Previous studies of sexual behavior and sexually transmitted diseases (STDs) in Thai adolescents may have been limited by participation bias and underreporting of stigmatized behaviors.
The goal was to increase knowledge about risk behaviors and STDs among youths in Thailand.
Students aged 15 to 21 years completed an audio-computer-assisted self-interview. Oral fluid was tested for HIV antibodies and urine was tested for Chlamydia trachomatis and Neisseria gonorrhoeae nucleic acids with polymerase chain reaction.
Of 1736 invited students, 1725 (99.4%) agreed to participate. Overall, C trachomatis infection was detected in 49 (2.8%), and there were five cases (0.3%) each of infection with N gonorrhoeae and HIV. Among those who reported sexual intercourse, the prevalence of chlamydial infection was 3.7% among men and 6.1% among women. Logistic regression analysis showed age-adjusted factors associated with chlamydial infection among men to be parents’ occupation in agriculture, having sold sex, having a sex partner who had been pregnant, and the number of casual sex partners during lifetime. Among women, age-adjusted factors were parents’ occupation in agriculture, number of casual partners during lifetime, having an older sex partner, and perception of higher HIV infection risk.
These adolescents had high rates of unprotected intercourse and are at risk for STDs. Prevention programs should emphasize use of effective contraceptive methods, including condom use; reducing the number of sex partners (stressing the risk a partner of older age may pose to female adolescents); and reducing engagement in commercial sex.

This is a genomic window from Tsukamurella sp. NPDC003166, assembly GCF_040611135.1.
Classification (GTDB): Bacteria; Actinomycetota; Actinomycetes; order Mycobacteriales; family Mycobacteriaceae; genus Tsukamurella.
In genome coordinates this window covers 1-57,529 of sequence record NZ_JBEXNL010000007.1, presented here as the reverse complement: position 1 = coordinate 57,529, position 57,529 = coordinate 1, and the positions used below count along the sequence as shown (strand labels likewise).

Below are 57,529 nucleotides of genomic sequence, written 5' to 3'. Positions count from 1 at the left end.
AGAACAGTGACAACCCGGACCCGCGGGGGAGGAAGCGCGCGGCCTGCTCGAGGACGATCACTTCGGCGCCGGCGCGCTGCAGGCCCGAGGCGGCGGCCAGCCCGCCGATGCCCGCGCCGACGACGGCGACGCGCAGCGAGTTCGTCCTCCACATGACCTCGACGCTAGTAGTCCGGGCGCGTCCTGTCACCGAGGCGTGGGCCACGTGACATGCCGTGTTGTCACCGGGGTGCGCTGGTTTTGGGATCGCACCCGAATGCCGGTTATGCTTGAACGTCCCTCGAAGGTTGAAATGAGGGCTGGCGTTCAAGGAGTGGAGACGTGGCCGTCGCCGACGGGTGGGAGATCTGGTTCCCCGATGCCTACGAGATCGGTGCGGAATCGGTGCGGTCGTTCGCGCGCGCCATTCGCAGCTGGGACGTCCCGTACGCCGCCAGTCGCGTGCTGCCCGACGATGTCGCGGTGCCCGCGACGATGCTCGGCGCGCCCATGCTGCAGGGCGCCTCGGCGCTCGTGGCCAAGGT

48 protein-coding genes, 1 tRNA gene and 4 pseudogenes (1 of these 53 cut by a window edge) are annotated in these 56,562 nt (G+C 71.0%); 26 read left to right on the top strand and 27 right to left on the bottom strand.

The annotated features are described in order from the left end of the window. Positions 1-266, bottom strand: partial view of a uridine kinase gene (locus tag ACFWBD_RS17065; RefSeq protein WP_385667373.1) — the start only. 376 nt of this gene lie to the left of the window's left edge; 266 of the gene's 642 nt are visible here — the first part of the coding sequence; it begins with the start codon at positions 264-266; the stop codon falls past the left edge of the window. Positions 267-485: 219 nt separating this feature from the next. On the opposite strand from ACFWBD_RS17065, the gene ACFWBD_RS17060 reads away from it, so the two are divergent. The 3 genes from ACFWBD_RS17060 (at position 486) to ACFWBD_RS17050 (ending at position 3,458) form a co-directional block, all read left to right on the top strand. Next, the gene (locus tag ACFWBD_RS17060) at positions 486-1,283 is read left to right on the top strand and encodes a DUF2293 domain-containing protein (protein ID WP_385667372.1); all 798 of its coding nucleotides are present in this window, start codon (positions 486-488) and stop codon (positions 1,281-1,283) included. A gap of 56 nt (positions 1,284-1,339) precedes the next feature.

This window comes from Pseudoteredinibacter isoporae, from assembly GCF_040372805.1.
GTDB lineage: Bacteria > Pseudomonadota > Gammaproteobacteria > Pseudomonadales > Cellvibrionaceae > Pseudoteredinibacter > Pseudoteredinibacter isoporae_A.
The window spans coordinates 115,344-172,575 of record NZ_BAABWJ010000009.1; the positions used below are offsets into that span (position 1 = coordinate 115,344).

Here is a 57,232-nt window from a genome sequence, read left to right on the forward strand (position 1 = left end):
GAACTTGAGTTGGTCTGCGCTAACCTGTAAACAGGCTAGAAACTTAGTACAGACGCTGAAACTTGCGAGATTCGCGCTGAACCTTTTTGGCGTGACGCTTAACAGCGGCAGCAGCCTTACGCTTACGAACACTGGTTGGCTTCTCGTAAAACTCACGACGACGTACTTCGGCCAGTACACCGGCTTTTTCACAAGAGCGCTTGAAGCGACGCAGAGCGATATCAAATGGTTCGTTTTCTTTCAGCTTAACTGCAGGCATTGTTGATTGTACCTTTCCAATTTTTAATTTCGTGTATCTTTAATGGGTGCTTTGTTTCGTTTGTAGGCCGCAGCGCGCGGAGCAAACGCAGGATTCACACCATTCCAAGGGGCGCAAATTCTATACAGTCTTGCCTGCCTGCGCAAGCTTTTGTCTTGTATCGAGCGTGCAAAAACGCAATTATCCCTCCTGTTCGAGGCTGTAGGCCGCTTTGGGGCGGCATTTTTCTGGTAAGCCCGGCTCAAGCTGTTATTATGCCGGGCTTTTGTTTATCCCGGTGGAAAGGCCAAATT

This study describes the prevalence of chlamydial infection, gonorrhea, and HIV infection among adolescents and young adults in Thailand. Sexual behaviors among Thai youth were assessed with audio-computer-assisted self-interviews. Risk factors for chlamydial infection among males and females are described.
*Division of STD Prevention and †Division of HIV/AIDS Prevention—Surveillance and Epidemiology, National Center for HIV, STD, and TB Prevention, and ‡Epidemiology Program Office, Centers for Disease Control and Prevention, Atlanta, Georgia; and the §Thailand MOPH–U.S. CDC Collaboration, Nonthaburi, and ∥Chiang Rai Public Health Office, Chiang Rai, Thailand
The authors thank the directors, staff, and students of three commercial and technical schools in Chiang Rai and the staff of the Thailand Ministry of Public Health–US CDC Collaboration, especially Dr. Khanchit Limpakarnjanarat, Chomnad Manopaiboon, and Supaporn Chaikummao.
Reprint requests: Frits van Griensven, PhD, MPH, HIV/AIDS Program, The Thailand MOPH - US CDC Collaboration, DMS Building 6, Ministry of Public Health, Nonthaburi 11000 Thailand. E-mail: email@example.com
Received June 26, 2002,
revised October 2, 2002, and accepted October 17, 2002.